HomeHealth-and-MedicalYuma, Arizona, mayor declares emergency, warns of imminent threat over migrant releases at border
Yuma, Arizona, mayor declares emergency, warns of imminent threat over migrant releases at border
April 17, 2019
Yuma Mayor Doug Nicholls issued a proclamation of emergency, saying the continued mass release of migrants directly into his border community had become an “imminent threat” to life and property in the area.
The city lacks the resources it needs to handle the migrants, he said.
Yuma is the first border city in the U.S. to declare a state of emergency as part of its response to the latest surge in the number of migrant families reaching the U.S.-Mexico border to seek asylum.
“Today is a day that we had talked about three weeks ago, hoping never to get to,” Nicholls said at a news conference on Tuesday.
With a “heavy heart,” the mayor said he signed the document as a means to seek resources and to protect residents and vulnerable migrants.
“… the mass release of migrant families from federal detention facilities into the City of Yuma without provisions for adequate food, water, shelter and medical care threatens to cause injury, damage and suffering to persons and property located in the City of Yuma, Yuma County, Arizona as well as causing a humanitarian crisis,” the proclamation read.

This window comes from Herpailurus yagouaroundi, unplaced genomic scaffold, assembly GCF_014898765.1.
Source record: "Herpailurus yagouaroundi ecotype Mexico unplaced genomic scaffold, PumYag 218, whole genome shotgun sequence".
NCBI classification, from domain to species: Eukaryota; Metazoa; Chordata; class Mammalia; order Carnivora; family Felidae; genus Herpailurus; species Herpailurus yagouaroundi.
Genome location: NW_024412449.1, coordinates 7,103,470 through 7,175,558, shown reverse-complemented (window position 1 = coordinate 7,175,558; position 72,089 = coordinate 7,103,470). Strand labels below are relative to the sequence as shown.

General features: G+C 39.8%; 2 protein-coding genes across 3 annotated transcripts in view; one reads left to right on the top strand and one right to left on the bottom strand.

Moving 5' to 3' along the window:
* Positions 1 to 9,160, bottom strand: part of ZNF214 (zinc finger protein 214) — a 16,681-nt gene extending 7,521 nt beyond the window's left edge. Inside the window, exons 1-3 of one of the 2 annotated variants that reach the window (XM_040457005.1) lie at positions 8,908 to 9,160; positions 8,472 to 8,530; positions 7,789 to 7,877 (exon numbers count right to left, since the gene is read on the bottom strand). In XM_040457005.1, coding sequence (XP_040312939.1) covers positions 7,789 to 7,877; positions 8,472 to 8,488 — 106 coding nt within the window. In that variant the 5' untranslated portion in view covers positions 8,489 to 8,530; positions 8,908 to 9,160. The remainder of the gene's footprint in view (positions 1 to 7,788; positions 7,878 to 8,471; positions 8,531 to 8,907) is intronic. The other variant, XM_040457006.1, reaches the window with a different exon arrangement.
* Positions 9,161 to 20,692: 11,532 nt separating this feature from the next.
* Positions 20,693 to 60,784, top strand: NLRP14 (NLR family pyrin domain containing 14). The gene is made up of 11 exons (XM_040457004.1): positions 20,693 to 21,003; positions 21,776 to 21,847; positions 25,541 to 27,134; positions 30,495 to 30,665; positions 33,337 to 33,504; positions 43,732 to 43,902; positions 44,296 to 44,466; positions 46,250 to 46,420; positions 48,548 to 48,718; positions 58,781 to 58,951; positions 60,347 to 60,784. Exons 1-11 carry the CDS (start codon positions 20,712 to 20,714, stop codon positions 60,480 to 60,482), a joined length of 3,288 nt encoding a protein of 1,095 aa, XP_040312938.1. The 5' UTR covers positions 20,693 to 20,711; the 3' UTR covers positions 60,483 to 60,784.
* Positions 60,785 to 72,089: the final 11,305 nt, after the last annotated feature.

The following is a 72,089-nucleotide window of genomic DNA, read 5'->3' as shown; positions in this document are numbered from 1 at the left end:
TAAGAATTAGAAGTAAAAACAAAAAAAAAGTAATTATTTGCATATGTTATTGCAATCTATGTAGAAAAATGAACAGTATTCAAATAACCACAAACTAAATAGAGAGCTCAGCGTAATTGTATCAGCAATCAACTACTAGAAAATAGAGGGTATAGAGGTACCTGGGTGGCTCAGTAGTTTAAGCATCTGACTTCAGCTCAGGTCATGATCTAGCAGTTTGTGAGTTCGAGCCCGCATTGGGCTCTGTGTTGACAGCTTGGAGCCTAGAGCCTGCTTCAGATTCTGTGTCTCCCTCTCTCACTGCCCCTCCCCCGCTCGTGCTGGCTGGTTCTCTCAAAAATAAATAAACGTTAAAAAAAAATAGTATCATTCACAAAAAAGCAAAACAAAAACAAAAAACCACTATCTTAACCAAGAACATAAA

The emergency proclamation was a plea for federal and state assistance.
In late March, the Border Patrol began releasing migrant families from the agency’s custody into the community. At that time, Nicholls brought together several community groups to open a temporary shelter to house up to 200 migrants while they arranged for travel to their relatives’ locations throughout the United States.
Nicholls said he received a call from shelter organizers on Tuesday morning saying they had reached their capacity.
That was followed by another call from Border Patrol officials in Yuma announcing they planned to release an additional 120 migrants, placing the shelter way above its intended capacity.
Transportation woes cause backlog
One of the biggest challenges in helping migrants is the inability to get them out of Yuma and on the road quickly.
“The transportation network is just insufficient to keep up with demand,” Nicholls said. “And the backlog of people staying at the shelter has created this capacity issue.”
When migrants are released into the community with a notice to appear in court, the relative they will be staying with is responsible for purchasing their bus or flight ticket to their location.
The Yuma area, with a population of 200,000 people, has limited bus routes and transportation options compared with larger cities like Phoenix and Tucson.
In signing the declaration, Nicholls said he hopes to draw national attention to the plight of local communities struggling with a federal issue, adding that he’s talking to officials in other border cities and calling on them to issue similar emergency declarations.
The mayor added that he talked to Arizona Gov. Doug Ducey, who signaled his support for the declaration.